Major Thesis - Development Studies

Subject 121-528 (2009)

Note: This is an archived Handbook entry from 2009. Search for this in the current handbook

Credit Points:
Level: Research Higher Degree
Dates & Locations: This is a time-based subject, taught on campus at .
Time Commitment: Total Time Commitment: 5 contact hours/week, 35 additional hours/week. Total of 40 hours per week.
Prerequisites: Admission to the Master of Arts program
Corequisites: None
Recommended Background Knowledge: None
Non Allowed Subjects: None
Core Participation Requirements:

For the purposes of considering request for Reasonable Adjustments under the Disability Standards for Education (Cwth 2005), and Student Support and Engagement Policy, academic requirements for this subject are articulated in the Subject Overview, Learning Outcomes, Assessment and Generic Skills sections of this entry.

It is University policy to take all reasonable steps to minimise the impact of disability upon academic study, and reasonable adjustments will be made to enhance a student's participation in the University's programs. Students who feel their disability may impact on meeting the requirements of this subject are encouraged to discuss this matter with a Faculty Student Adviser and Student Equity and Disability Support:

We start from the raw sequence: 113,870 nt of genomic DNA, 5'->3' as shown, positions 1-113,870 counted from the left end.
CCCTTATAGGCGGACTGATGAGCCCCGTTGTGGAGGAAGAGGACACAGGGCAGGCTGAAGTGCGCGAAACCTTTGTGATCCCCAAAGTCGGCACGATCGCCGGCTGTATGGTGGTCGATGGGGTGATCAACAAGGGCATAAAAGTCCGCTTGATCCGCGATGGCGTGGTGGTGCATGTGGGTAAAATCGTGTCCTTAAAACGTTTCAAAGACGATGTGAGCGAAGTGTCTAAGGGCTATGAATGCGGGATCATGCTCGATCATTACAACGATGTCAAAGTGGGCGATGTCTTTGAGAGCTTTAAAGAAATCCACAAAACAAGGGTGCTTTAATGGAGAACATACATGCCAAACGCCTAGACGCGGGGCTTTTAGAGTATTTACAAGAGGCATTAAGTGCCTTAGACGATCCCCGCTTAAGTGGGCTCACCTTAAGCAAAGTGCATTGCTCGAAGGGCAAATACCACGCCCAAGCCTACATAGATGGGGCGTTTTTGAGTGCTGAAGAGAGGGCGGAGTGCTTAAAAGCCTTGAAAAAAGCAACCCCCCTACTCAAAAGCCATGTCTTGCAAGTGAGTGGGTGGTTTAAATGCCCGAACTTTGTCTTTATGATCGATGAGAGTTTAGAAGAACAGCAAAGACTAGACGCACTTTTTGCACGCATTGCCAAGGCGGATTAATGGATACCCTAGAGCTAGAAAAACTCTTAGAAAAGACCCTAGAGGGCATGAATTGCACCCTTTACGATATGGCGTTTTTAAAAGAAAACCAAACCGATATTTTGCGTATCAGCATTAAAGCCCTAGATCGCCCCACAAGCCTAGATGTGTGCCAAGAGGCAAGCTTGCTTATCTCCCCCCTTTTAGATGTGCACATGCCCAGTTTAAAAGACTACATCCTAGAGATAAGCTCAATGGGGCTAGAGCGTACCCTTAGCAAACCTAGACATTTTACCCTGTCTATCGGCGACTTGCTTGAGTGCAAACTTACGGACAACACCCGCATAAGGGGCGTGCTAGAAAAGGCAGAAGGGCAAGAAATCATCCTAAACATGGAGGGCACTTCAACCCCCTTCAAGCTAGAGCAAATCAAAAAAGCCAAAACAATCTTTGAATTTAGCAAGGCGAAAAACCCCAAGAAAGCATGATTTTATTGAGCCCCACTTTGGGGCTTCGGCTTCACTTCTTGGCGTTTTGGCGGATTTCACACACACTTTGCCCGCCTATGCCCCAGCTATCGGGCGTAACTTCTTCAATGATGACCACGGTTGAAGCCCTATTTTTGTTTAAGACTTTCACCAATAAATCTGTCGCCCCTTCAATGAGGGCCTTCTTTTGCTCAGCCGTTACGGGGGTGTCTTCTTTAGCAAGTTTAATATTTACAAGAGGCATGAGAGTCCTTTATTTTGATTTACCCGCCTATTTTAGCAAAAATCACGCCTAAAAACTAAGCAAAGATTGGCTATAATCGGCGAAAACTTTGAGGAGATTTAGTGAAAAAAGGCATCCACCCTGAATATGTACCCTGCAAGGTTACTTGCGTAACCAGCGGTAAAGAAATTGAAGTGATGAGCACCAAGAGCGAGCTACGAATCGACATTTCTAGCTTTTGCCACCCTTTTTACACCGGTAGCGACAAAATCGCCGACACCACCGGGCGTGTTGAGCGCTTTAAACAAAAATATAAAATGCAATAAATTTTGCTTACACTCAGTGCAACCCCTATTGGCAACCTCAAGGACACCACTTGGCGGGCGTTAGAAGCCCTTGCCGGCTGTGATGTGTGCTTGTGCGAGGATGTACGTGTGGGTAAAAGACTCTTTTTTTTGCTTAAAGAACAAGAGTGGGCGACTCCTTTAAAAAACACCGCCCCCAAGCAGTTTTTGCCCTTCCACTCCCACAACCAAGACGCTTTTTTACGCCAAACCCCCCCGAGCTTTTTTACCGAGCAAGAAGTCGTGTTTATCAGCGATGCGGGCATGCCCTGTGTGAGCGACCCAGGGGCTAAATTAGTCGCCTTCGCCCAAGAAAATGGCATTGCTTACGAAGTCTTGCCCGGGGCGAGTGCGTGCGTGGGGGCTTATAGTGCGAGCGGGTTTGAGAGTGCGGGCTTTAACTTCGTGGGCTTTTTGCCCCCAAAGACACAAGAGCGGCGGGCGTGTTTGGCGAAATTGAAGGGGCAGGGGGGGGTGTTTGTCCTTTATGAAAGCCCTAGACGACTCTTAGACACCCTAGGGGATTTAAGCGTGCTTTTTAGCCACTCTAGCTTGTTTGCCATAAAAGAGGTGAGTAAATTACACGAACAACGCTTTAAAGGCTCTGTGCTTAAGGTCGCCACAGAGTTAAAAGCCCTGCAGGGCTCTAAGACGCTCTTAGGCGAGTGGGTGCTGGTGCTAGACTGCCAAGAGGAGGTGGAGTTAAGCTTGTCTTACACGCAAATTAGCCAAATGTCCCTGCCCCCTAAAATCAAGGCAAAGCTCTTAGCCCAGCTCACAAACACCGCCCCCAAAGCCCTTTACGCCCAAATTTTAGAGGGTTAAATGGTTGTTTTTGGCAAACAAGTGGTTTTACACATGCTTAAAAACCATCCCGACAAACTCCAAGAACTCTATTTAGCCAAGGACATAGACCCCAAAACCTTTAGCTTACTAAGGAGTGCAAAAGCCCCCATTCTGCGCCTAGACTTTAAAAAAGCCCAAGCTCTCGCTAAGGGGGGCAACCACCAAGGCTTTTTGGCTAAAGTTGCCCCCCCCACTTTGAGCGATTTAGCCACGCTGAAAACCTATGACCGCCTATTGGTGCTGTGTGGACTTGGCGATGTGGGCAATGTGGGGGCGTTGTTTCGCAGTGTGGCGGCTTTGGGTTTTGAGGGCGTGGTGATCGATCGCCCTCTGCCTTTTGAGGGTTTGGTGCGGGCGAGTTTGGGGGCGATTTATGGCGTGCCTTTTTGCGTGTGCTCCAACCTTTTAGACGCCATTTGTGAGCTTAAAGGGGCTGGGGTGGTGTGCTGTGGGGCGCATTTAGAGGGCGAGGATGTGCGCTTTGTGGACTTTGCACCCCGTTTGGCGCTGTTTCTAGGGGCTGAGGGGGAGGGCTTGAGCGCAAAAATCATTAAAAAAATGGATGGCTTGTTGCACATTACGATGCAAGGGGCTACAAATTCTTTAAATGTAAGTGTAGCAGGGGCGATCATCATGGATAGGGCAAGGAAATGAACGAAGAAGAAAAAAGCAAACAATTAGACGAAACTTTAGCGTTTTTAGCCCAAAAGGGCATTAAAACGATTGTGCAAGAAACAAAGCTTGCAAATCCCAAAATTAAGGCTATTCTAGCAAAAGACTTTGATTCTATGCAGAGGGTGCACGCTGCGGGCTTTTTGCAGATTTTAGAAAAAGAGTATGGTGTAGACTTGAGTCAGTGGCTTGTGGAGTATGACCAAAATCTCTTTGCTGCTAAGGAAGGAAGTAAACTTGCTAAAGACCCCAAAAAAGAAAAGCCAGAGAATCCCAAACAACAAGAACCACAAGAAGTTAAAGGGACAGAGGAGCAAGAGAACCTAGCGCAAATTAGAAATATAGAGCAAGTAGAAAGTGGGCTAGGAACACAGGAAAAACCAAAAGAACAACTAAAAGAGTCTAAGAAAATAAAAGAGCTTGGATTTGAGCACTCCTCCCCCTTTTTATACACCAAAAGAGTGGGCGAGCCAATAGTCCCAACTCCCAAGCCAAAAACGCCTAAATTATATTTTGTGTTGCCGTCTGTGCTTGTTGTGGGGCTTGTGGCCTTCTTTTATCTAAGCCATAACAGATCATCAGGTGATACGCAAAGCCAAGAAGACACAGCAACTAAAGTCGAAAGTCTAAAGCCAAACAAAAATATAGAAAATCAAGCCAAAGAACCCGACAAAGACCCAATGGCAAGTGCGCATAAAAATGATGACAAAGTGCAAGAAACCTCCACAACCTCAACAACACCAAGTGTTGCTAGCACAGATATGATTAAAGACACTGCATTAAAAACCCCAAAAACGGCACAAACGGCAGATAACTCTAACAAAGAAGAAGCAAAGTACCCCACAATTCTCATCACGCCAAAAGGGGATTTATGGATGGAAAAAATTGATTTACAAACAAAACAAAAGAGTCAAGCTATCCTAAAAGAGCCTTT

Dr Salim Lakha


Dr Salim Lakha

Subject Overview: The Development Studies Major thesis is designed for students to develop advanced skills in carrying out independent and sustained research in an area of Development. The thesis should demonstrate a critical application of specialist knowledge and make an independent contribution to existing scholarship in the area of research. Students who complete this subject will produce a 30,000 word thesis on a research project dealing with an area of Development; demonstrate an ability to present, argue and demonstrate a coherent hypothesis on an issue in Development Studies, supported by research and analysis; and demonstrate an aptitude for original research at a higher degree level in the future.
  • be able to demonstrate advanced knowledge in an area of study relating to development;
  • engage in the broader theoretical debates as they relate to development;
  • produce a substantial piece of written work;
  • make an original scholastic contribution;
  • develop advanced research skills.
Assessment: one 30,000 word thesis
Prescribed Texts:
Breadth Options:

This subject is not available as a breadth subject.

Fees Information: Subject EFTSL, Level, Discipline & Census Date
Generic Skills:
  • be able to think critically (for example, about development and its measures);
  • obtain information to evaluate propositions (about the principles of development);
  • write a coherent and empirically substantiated research paper;
  • defend that paper.
Related Course(s): Master of Arts in Development Studies(Thesis only)

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